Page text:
Redskins Rumors

Jonathan Allen, WFT Begin Extension Talks

The oldest of Washington’s four first-round defensive linemen, Jonathan Allen is going into his fifth-year option season. Washington, however, will explore keeping the defensive tackle around for much longer.

Allen confirmed Wednesday he and the team have begun extension negotiations, per the Washington Post’s Nicki Jhabvala (on Twitter). The 2017 first-round pick said in May he wanted to stay in the nation’s capital long-term; he reiterated that hope Wednesday and would prefer to have a new deal by the start of training camp.

Since selecting Allen, Washington added Daron Payne (2018), Montez Sweat (’19) and Chase Young (’20) in Round 1. The team has invested tremendous draft capital on its defensive front, but Sweat and Young can be kept on their rookie deals well into the 2020s. With Ryan Kerrigan gone, Washington has an opening for a veteran-contract D-lineman.

Allen, 26, has bounced back well from an injury-marred rookie year. After a Lisfranc injury limited the Alabama product to just five games in 2017, he has missed just one contest over the past three seasons. Pro Football Focus rated Allen as a top-20 interior D-lineman last season. Between the 2018-19 campaigns, Allen totaled 14 sacks and 25 quarterback knockdowns. He will command a lucrative extension.

DeForest Buckner and Chris Jones did well to bridge the gap between Aaron Donald and the D-tackle field, salary-wise, last year. The Colts and Chiefs standout inside rushers, respectively, signed for $21MM and $20MM per year. This range would figure to be an Allen target, though it might be a bit too lofty for Washington’s tastes. The Grady Jarrett and Kenny Clark re-ups (for $17.5MM and $17MM on average, respectively) may be more relevant to the Washington-Allen negotiations.

Photo courtesy of USA Today Sports Images.

WFT RB Antonio Gibson Still Dealing With Toe Injury

Antonio Gibson is still dealing with a toe injury that knocked him out of two games last season. The WFT running back told reporters that he’s still a bit hobbled, but he’s been able to participate in recent practices.

“It was something small that was causing me not to be able to run 100 percent,” Gibson said, (via Nicki Jhabvala of the Washington Post on Twitter). “But I’m fine now. I’ve been cutting in practice … and getting better each day. … Definitely something to monitor. I’ve been fine like I said. I’ve been cutting and running full speed, making cuts I need to make. … But I definitely got to watch and make sure I stay up on my treatment, so nothing goes south. But definitely watching throughout the time until I’m 100 percent.”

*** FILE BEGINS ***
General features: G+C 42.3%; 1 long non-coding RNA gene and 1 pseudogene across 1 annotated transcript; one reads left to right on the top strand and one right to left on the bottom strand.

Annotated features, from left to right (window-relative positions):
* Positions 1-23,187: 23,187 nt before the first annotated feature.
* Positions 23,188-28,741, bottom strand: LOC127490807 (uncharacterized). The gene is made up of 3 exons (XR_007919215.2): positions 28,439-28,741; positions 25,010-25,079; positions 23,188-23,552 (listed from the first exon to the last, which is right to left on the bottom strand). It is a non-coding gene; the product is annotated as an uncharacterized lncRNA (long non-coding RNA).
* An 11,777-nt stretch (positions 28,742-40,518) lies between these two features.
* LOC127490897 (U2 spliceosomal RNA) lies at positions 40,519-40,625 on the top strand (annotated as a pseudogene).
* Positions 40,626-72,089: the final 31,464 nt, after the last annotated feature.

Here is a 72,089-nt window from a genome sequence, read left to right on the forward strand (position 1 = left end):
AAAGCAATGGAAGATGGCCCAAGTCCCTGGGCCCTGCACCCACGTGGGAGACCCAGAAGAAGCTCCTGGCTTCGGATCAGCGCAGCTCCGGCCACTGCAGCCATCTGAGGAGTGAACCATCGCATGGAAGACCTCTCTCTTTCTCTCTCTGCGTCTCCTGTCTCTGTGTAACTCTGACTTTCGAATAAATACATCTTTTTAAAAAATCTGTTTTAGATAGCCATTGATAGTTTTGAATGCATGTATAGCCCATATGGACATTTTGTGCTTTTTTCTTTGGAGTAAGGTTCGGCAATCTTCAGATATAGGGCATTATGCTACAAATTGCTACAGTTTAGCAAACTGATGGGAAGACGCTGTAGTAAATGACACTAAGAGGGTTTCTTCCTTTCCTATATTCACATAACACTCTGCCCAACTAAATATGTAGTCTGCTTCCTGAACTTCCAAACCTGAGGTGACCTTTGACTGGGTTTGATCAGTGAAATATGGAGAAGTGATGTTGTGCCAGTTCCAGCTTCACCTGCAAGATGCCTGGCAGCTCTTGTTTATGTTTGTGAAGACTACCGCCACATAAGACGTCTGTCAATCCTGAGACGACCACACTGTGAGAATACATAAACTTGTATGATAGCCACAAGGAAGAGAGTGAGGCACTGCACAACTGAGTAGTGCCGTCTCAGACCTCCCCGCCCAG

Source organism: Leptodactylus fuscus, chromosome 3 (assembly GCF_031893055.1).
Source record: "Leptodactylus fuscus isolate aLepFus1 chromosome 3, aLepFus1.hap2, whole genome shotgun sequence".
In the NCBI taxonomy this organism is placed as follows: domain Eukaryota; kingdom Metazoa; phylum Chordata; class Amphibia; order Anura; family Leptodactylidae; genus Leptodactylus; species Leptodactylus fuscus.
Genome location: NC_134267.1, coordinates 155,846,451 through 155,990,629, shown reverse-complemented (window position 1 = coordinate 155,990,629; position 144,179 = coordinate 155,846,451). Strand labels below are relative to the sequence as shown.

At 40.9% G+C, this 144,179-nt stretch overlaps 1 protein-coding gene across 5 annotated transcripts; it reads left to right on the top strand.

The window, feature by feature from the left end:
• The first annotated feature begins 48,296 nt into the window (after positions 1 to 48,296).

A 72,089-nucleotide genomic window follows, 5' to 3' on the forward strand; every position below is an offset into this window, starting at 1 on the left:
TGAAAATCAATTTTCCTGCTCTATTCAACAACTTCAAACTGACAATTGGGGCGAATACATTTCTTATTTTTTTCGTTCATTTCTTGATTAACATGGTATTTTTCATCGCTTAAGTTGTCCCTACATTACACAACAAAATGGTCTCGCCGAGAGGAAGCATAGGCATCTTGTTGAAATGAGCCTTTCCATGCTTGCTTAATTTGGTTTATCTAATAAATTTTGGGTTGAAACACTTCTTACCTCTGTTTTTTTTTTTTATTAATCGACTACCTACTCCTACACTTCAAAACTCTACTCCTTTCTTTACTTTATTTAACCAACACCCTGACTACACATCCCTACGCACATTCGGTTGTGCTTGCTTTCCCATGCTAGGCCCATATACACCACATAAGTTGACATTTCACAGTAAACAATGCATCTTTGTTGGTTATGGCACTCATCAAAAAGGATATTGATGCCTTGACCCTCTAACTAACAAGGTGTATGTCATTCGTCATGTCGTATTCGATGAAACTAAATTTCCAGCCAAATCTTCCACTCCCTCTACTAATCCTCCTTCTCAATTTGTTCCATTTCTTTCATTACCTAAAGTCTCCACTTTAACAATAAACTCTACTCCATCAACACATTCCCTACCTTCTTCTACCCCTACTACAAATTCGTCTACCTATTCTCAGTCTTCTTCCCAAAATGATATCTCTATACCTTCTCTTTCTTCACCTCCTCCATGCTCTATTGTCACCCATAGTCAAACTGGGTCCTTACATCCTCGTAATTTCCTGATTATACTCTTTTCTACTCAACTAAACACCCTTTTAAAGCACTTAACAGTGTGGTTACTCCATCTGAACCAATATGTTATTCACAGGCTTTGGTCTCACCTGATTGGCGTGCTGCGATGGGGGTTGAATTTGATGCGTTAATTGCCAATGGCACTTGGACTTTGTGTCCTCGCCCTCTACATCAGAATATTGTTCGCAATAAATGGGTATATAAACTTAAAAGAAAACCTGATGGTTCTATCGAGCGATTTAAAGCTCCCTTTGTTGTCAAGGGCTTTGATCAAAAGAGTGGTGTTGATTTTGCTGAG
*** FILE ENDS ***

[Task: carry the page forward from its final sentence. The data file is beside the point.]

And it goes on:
The fact that the coaching staff isn’t sitting Gibson is obviously a good sign, and assuming the 22-year-old running back fully recovers, he should be able to build on a standout rookie season. The third-round pick ended up finishing his season with 1,042 yards from scrimmage and 11 touchdowns. He missed Week 14 and Week 15 as he dealt with the toe injury.

If Gibson is forced to miss any time, Washington has a long list of veteran RBs who they could fall back on. The team is rostering the likes of J.D. McKissic, Peyton Barber, and Lamar Miller.

Photo courtesy of USA Today Sports Images.

Minor NFL Transactions: 6/3/21

We’ll keep track of today’s minor moves here:

Arizona Cardinals

Baltimore Ravens

Detroit Lions

Las Vegas Raiders

Washington Football Team

This Date In NFL Transactions History: Dan Snyder Approved As Owner Of Washington Franchise

As with any ownership change, there was optimism in Washington on this date in 1999. Fast forward 22 years, and this was an era that fans would probably prefer to forget. On May 25, 1999, Daniel Snyder was approved as the new owner of the Washington NFL franchise.

The organization was up for sale following the death of former owner Jack Kent Cooke, and Snyder ponied up a then-record $800MM for the team and Jack Kent Cooke Stadium (which is now FedEx Field). Snyder’s first season at the helm was a success; his team won 10 games, the first time they hit double-digit victories since their Super Bowl-winning season in 1991. Since that time, the on-field product has been disappointing (to say the least).

Since Snyder took over as owner, the team has gone 149-202-1 with only six playoff appearance. The team has also shuffled through 10 head coaches, including four different coaches between 1999 and 2002. Snyder hasn’t necessarily endeared himself to fans during this time; he sued season ticket holders during a recession, he temporarily banned fans from bringing signs into his stadium, and he threatened a lawsuit against a local newspaper that detailed his various controversies.